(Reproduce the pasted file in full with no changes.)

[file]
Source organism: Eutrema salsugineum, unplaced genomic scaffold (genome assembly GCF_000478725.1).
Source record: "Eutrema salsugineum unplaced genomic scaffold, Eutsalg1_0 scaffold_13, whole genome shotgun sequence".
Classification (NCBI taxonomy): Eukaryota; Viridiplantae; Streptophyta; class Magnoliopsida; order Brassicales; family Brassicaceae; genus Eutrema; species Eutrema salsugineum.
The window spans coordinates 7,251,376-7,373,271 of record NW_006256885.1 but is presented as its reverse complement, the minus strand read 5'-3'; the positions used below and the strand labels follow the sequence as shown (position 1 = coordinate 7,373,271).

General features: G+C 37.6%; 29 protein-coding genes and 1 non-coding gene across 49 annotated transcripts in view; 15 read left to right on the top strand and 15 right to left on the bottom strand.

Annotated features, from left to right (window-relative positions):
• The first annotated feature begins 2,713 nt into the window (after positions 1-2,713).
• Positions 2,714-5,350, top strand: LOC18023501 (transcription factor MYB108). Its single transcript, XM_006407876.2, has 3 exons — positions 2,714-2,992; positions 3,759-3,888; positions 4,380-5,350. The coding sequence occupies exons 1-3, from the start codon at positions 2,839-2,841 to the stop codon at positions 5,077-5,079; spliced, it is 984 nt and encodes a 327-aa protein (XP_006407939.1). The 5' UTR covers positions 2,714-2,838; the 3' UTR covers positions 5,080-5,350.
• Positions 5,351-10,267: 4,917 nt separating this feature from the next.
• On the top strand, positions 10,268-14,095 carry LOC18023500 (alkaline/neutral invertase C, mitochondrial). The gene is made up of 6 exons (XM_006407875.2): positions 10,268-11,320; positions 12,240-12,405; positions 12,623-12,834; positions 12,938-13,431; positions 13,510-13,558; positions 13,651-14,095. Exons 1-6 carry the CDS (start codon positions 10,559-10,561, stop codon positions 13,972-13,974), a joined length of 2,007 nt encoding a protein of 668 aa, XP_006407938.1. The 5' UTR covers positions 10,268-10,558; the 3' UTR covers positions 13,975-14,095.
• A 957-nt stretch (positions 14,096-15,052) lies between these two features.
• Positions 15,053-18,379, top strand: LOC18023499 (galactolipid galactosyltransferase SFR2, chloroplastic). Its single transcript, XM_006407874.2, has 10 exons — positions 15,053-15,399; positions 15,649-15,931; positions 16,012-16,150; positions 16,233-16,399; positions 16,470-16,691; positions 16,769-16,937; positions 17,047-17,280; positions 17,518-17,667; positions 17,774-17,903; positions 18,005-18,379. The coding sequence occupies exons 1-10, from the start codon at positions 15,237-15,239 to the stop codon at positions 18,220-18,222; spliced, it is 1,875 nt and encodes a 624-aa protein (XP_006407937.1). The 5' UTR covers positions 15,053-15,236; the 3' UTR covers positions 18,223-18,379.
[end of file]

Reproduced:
Source organism: Eutrema salsugineum, unplaced genomic scaffold (genome assembly GCF_000478725.1).
Source record: "Eutrema salsugineum unplaced genomic scaffold, Eutsalg1_0 scaffold_13, whole genome shotgun sequence".
Classification (NCBI taxonomy): Eukaryota; Viridiplantae; Streptophyta; class Magnoliopsida; order Brassicales; family Brassicaceae; genus Eutrema; species Eutrema salsugineum.
The window spans coordinates 7,251,376-7,373,271 of record NW_006256885.1 but is presented as its reverse complement, the minus strand read 5'-3'; the positions used below and the strand labels follow the sequence as shown (position 1 = coordinate 7,373,271).

General features: G+C 37.6%; 29 protein-coding genes and 1 non-coding gene across 49 annotated transcripts in view; 15 read left to right on the top strand and 15 right to left on the bottom strand.

Annotated features, from left to right (window-relative positions):
• The first annotated feature begins 2,713 nt into the window (after positions 1-2,713).
• Positions 2,714-5,350, top strand: LOC18023501 (transcription factor MYB108). Its single transcript, XM_006407876.2, has 3 exons — positions 2,714-2,992; positions 3,759-3,888; positions 4,380-5,350. The coding sequence occupies exons 1-3, from the start codon at positions 2,839-2,841 to the stop codon at positions 5,077-5,079; spliced, it is 984 nt and encodes a 327-aa protein (XP_006407939.1). The 5' UTR covers positions 2,714-2,838; the 3' UTR covers positions 5,080-5,350.
• Positions 5,351-10,267: 4,917 nt separating this feature from the next.
• On the top strand, positions 10,268-14,095 carry LOC18023500 (alkaline/neutral invertase C, mitochondrial). The gene is made up of 6 exons (XM_006407875.2): positions 10,268-11,320; positions 12,240-12,405; positions 12,623-12,834; positions 12,938-13,431; positions 13,510-13,558; positions 13,651-14,095. Exons 1-6 carry the CDS (start codon positions 10,559-10,561, stop codon positions 13,972-13,974), a joined length of 2,007 nt encoding a protein of 668 aa, XP_006407938.1. The 5' UTR covers positions 10,268-10,558; the 3' UTR covers positions 13,975-14,095.
• A 957-nt stretch (positions 14,096-15,052) lies between these two features.
• Positions 15,053-18,379, top strand: LOC18023499 (galactolipid galactosyltransferase SFR2, chloroplastic). Its single transcript, XM_006407874.2, has 10 exons — positions 15,053-15,399; positions 15,649-15,931; positions 16,012-16,150; positions 16,233-16,399; positions 16,470-16,691; positions 16,769-16,937; positions 17,047-17,280; positions 17,518-17,667; positions 17,774-17,903; positions 18,005-18,379. The coding sequence occupies exons 1-10, from the start codon at positions 15,237-15,239 to the stop codon at positions 18,220-18,222; spliced, it is 1,875 nt and encodes a 624-aa protein (XP_006407937.1). The 5' UTR covers positions 15,053-15,236; the 3' UTR covers positions 18,223-18,379.